Another molecular pathway perturbed in Six2creFrs2αKO mice and in other PKD models is hedgehog. The qPCR profile in Six2creFrs2αKO kidneys revealed increases in hedgehog readouts (Fig. 7A) and has a marked resemblance to the profile in conditional knockouts of Pkd1 and Thm1 (a ciliary associated gene), established PKD models15. Furthermore, Thm1 mutants with concomitant deletion of Gli2 have diminished cystogenesis, indicating that increased hedgehog signaling contributes towards cyst progression in that model15. How aberrant hedgehog signaling contributes to cystogenesis in PKD remains to be defined.

Alterations in hedgehog signaling in PKD models are often thought to reflect ciliary dysfunction12. In Six2creFrs2αKO mice, however, ciliary structure in affected proximal tubular epithelial cells appeared normal, based on histology and in the qPCR profile for genes critical for ciliary formation12,15. While normal ciliary structure does not mean normal function, the ectopic Gli1 expression in Six2creFrs2αKO was most notable in the expanding interstitium and was rarely observed in cyst lining cells. This makes it unlikely that aberrant hedgehog signaling is a readout of ciliary dysfunction in our model (and perhaps in other PKD models).

Another question not often addressed in most PKD models is what drives the ectopic Gli1 expression. Six2creFrs2αKO kidneys have what appears to be ectopic Shh protein in subsets of non-dilated proximal tubular cells at P7 (and again, not in cystic epithelium). The protein expression most likely reflects Shh as opposed to Ihh or Dhh, given that qPCR only shows increases in mutant Shh transcripts (and not the others) versus controls at P7. The proximity of the ectopic Shh expression to the ectopic Gli1 in the interstitium makes it likely that the former drives the latter. Moreover, many data show that enhanced renal interstitial Gli1 activity leads to fibrosis44,49,50, making it likely that the ectopic hedgehog in Six2creFrs2αKO kidneys contributes to interstitial fibrosis. Perhaps ectopic Shh expression in non-dilated tubules has not been appreciated in other models (e.g. homozygous Pkd1 or Pkd2 mutants) due to early and rapid cyst progression making it difficult to assess non-dilated tubules.

Given that ectopic tubular Shh and Ccl2 expression has been noted after acute kidney injury44,45,46, we interrogated Kim1, a bone fide marker of AKI47,48, and noted ectopic expression early in subsets of Six2creFrs2αKO proximal tubules. While ectopic Kim1 production has been noted in other PKD models, its expression in non-cystic renal epithelium has not to our knowledge been documented48. Moreover, Kim1 can drive Ccl2 expression and thus may play an active role in driving pathogenesis in our and other PKD models51. Perhaps Six2creFrs2αKO tubules (and tubules in other PKD models) are “sensitized” to otherwise non-injurious stimuli, leading to the ectopic production of the aforementioned proteins. Moreover, the potential for overt AKI having a deleterious role in driving PKD pathogenesis is supported by studies showing that ischemic AKI superimposed on postnatal mice with induced Itf88 or Kif3α homozygous deletion (leading to deciliation) or with a one-allele loss of Pkd1 accelerates cyst progression compared to non-ischemic mice36,52,53. In mouse models and in human forms of dominant PKD, there has long been an assertion that a “second hit” is required for cyst growth that often starts later in life54. Perhaps subclinical injuries in sensitized tubules and/or overt AKI may often be that second hit.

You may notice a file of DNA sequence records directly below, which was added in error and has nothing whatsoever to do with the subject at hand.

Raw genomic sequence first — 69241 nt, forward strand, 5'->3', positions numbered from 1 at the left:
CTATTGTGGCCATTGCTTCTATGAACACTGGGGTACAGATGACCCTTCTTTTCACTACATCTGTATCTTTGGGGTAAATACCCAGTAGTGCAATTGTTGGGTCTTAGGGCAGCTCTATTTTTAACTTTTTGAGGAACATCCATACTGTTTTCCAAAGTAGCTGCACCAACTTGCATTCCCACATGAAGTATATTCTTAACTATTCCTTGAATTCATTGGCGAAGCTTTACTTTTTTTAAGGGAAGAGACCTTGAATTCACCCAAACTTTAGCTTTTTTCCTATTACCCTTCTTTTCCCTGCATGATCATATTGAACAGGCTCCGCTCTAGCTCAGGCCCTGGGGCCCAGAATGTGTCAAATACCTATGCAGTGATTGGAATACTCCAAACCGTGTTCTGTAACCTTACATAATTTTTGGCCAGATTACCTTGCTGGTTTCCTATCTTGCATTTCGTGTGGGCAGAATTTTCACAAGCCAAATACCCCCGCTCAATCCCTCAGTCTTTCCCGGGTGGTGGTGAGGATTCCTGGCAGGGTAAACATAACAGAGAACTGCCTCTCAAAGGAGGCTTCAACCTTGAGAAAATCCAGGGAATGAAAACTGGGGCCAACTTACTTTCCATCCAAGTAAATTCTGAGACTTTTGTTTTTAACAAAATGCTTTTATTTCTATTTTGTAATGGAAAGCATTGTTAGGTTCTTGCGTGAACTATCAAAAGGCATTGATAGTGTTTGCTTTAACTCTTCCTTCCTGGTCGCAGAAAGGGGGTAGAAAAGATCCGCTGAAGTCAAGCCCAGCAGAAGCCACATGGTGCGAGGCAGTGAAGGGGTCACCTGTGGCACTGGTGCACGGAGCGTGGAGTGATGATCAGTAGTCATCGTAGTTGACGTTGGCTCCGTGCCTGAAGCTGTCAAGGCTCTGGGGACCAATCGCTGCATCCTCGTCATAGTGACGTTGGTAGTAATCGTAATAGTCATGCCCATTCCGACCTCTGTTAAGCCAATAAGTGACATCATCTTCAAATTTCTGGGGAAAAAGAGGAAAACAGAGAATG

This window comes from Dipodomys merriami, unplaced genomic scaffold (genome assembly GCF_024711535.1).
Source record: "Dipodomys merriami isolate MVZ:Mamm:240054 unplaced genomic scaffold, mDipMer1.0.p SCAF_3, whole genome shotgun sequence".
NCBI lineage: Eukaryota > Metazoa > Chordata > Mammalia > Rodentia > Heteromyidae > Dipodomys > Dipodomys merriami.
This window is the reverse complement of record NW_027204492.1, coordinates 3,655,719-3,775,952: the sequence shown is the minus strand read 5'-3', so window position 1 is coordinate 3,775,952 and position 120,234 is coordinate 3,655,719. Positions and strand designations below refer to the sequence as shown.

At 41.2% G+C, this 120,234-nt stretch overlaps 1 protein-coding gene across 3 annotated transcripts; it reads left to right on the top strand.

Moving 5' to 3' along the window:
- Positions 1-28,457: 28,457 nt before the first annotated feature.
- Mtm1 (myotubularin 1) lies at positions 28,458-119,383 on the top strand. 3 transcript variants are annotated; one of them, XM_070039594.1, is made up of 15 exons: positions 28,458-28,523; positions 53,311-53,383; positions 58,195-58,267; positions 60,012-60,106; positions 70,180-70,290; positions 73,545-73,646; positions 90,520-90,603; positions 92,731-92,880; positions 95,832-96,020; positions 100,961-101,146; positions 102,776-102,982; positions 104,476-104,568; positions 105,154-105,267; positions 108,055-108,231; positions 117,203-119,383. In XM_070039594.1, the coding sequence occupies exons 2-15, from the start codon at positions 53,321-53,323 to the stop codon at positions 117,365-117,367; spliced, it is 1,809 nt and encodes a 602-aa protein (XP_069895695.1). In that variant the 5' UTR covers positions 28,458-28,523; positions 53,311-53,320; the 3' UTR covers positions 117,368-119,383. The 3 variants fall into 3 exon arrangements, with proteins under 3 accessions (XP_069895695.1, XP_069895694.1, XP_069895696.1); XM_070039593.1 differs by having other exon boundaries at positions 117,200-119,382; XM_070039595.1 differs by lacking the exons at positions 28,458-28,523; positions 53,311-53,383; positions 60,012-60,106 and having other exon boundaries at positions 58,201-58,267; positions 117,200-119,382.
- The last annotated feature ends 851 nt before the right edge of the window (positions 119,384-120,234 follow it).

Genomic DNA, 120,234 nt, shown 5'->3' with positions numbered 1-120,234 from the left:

Methods

Mice

Frs2αfl/fl and transgenic Six2creEGFP mice55,56, were bred to generate Six2creEGFP;Frs2αfl/fl mice (Six2creFrs2αKO) mice as described10. Cre negative littermates were used as controls. All experiments were carried out with the approval of the University of Pittsburgh Institutional Animal Care and Use Committee in accordance with the guidelines of the Association for Assessment and Accreditation of Laboratory Animal Care.

Whole mouse, kidney and blood urea nitrogen (BUN) measurements

P29 Six2creFrs2αKO and control mice (n = 4) were subjected to general anesthesia and blood removed by ventricular puncture leading to euthanasia. The mice were weighed after which kidneys were dissected and weighed. Blood was placed in heparinized tubes and plasma was obtained after centrifugation at 2000 rcf for 15 min. Plasma was sent to the Kansas State Veterinary Diagnostic Laboratory, which performed BUN levels.

Western blot

Briefly, as described57,58,59, whole cell lysates were prepared from kidneys isolated from E18.5, P7 and P21 control and mutant mice and homogenized in RIPA lysis buffer (Thermo Scientific, MA, USA) with a protease inhibitor cocktail, sonicated for 10s and rocked for 15 min at 4 °C and then pelleted at 12,000 × g for 15 min. Supernatant was mixed in 2X Laemmli sample buffer (Bio-Rad #161–0737). Whole-cell extracts were separated on a 10% SDS-PAGE gel and resolved proteins were electrophoretically transferred to nitrocellulose membranes, which were then washed with Tris-buffered saline (TBS). Membranes were blocked and probed with primary antibodies (at dilutions listed in Supplementary Table 1) followed by incubation with horseradish peroxidase-conjugated rabbit or mouse second antibodies. The antigen-antibody complex was visualized with AmershamTM ECLTM prime Western blotting detection reagent. (GE Healthcare UK Limited Buckinghamshire UK, # RPN2232).